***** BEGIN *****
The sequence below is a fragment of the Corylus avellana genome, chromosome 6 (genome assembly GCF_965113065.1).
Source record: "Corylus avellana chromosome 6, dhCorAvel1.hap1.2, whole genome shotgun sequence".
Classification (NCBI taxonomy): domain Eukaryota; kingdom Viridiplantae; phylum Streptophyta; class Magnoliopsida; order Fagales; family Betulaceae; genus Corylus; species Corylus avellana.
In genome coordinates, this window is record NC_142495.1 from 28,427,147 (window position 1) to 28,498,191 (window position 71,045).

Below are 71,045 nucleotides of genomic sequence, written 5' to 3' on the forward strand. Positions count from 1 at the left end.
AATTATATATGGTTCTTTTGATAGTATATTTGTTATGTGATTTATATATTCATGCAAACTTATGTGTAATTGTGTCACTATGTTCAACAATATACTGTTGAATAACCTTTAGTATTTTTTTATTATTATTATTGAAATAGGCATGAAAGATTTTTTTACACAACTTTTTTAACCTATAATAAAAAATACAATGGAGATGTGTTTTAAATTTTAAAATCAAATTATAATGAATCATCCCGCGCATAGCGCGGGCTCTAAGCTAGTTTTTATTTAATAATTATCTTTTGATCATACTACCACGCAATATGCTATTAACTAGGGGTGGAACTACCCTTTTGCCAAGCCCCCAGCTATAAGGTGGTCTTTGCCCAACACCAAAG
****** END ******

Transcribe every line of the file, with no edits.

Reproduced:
The sequence below is a fragment of the Corylus avellana genome, chromosome 6 (genome assembly GCF_965113065.1).
Source record: "Corylus avellana chromosome 6, dhCorAvel1.hap1.2, whole genome shotgun sequence".
Classification (NCBI taxonomy): domain Eukaryota; kingdom Viridiplantae; phylum Streptophyta; class Magnoliopsida; order Fagales; family Betulaceae; genus Corylus; species Corylus avellana.
In genome coordinates, this window is record NC_142495.1 from 28,427,147 (window position 1) to 28,498,191 (window position 71,045).

Below are 71,045 nucleotides of genomic sequence, written 5' to 3' on the forward strand. Positions count from 1 at the left end.
AATTATATATGGTTCTTTTGATAGTATATTTGTTATGTGATTTATATATTCATGCAAACTTATGTGTAATTGTGTCACTATGTTCAACAATATACTGTTGAATAACCTTTAGTATTTTTTTATTATTATTATTGAAATAGGCATGAAAGATTTTTTTACACAACTTTTTTAACCTATAATAAAAAATACAATGGAGATGTGTTTTAAATTTTAAAATCAAATTATAATGAATCATCCCGCGCATAGCGCGGGCTCTAAGCTAGTTTTTATTTAATAATTATCTTTTGATCATACTACCACGCAATATGCTATTAACTAGGGGTGGAACTACCCTTTTGCCAAGCCCCCAGCTATAAGGTGGTCTTTGCCCAACACCAAAG